UPDATE: It turns out there were actually some running and driving versions of this car, link in text below.

The fact that AMC never produced this car is probably part of the reason why they were able to hang on as the last independent automaker until the twilight of the 1980s. Looking at it now, though, makes us wish they'd gone after the mid-engined supercar segment with their iconoclastic flair. Sure, that'd mean an interior done up in noxious orange tartan, but look at that design! Richard Teague and crew managed to create a very muscular form evocative of what may have happened had a Toronado mated with Signor Miura. There were several development cars created, but no production version. What has recently surfaced is one of the "pushcars" used at events to show off the exterior styling. Pushcars were basically fiberglass bodies splashed from molds of the clay bucks. Underneath the exterior was a wooden framework and rudimentary axles front and rear.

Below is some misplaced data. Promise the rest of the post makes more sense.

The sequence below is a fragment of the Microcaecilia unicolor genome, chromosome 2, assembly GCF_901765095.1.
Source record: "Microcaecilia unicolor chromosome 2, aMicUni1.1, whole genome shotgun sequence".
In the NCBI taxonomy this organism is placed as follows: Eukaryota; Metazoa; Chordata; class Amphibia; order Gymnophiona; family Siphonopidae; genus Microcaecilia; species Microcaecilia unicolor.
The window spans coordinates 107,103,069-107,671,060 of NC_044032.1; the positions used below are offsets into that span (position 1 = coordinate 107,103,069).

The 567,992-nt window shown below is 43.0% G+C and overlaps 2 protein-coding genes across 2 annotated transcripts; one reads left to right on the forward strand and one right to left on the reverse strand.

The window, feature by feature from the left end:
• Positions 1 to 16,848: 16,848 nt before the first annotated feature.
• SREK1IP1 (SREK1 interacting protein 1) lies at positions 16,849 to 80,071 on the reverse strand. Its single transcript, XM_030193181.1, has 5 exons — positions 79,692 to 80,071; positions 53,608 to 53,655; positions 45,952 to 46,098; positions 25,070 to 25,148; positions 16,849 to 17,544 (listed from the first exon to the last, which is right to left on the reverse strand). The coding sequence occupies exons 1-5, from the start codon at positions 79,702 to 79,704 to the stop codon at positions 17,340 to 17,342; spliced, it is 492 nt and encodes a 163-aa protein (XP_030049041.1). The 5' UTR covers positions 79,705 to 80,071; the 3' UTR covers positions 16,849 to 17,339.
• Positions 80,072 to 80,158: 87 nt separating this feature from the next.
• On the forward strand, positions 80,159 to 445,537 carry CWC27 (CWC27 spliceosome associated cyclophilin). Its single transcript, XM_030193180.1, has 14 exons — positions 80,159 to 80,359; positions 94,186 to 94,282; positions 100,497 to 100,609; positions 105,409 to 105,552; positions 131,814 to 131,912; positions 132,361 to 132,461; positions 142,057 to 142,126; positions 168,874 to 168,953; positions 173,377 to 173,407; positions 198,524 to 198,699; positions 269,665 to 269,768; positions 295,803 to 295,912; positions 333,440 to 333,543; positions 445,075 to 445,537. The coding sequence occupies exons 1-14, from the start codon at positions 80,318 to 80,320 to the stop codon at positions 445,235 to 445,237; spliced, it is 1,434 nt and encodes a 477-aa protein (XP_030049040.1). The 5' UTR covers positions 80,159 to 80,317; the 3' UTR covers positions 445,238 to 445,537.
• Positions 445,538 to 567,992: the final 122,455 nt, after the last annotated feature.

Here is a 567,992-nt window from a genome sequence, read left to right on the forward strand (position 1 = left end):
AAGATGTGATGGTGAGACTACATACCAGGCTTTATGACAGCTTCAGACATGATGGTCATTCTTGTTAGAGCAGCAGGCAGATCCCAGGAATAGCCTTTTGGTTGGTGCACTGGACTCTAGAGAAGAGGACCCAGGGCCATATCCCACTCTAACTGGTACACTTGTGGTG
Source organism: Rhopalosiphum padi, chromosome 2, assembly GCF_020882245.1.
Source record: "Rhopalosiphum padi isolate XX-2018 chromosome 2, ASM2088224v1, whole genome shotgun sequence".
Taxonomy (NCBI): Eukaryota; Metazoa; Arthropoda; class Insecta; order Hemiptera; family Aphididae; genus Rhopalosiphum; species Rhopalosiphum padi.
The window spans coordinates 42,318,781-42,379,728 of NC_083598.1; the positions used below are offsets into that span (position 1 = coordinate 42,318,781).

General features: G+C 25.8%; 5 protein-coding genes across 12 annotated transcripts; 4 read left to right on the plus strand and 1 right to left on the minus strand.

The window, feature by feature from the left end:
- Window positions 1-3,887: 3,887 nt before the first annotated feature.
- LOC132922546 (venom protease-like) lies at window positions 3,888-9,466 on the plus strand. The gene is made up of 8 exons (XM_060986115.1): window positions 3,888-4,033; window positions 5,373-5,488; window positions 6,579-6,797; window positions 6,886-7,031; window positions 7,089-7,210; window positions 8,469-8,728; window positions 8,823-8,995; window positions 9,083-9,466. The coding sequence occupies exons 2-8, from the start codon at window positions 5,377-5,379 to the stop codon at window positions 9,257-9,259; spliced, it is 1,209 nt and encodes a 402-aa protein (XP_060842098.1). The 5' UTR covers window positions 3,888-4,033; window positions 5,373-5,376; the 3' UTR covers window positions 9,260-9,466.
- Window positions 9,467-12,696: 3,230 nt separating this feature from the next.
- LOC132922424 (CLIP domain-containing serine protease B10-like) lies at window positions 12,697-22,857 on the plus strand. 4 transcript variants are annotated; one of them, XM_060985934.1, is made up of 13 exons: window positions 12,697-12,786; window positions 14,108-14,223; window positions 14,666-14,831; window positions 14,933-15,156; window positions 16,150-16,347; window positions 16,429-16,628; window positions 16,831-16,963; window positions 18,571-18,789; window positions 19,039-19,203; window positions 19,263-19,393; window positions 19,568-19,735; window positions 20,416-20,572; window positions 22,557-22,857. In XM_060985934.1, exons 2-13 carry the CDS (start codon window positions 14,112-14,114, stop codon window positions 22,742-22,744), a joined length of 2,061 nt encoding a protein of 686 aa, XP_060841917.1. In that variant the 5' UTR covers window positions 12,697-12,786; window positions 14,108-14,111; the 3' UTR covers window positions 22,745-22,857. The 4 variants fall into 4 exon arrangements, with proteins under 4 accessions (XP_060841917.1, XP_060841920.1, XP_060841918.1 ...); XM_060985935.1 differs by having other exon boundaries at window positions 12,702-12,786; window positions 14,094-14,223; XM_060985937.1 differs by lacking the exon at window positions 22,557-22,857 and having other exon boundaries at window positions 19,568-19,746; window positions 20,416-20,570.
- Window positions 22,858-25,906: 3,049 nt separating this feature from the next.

Other pushcars from the same program have surfaced, one was even stuck atop a pole at a used car dealership before being rescued and restored (as a pushcar, that is.) The AMX/3, however, remained sealed away in Bruce Wayne's underground lair, it would seem, until earlier this year. The seller, second owner of the AMX/3, had intended on mounting the body to a Pantera chassis, but decided to sell it instead. New owner Tom Dulaney intends to restore the pushcar back to its original setup, but not before taking molds from the body to possibly create replica pieces. So, in the end, we may actually be able to own the sexiest AMC that never was, even if it is underpinned by a Fiero. Actually, there's no word on what would serve as a chassis, so let your imaginations run. We know what will be circling our heads as we fall asleep tonight.

[Source: Hemmings]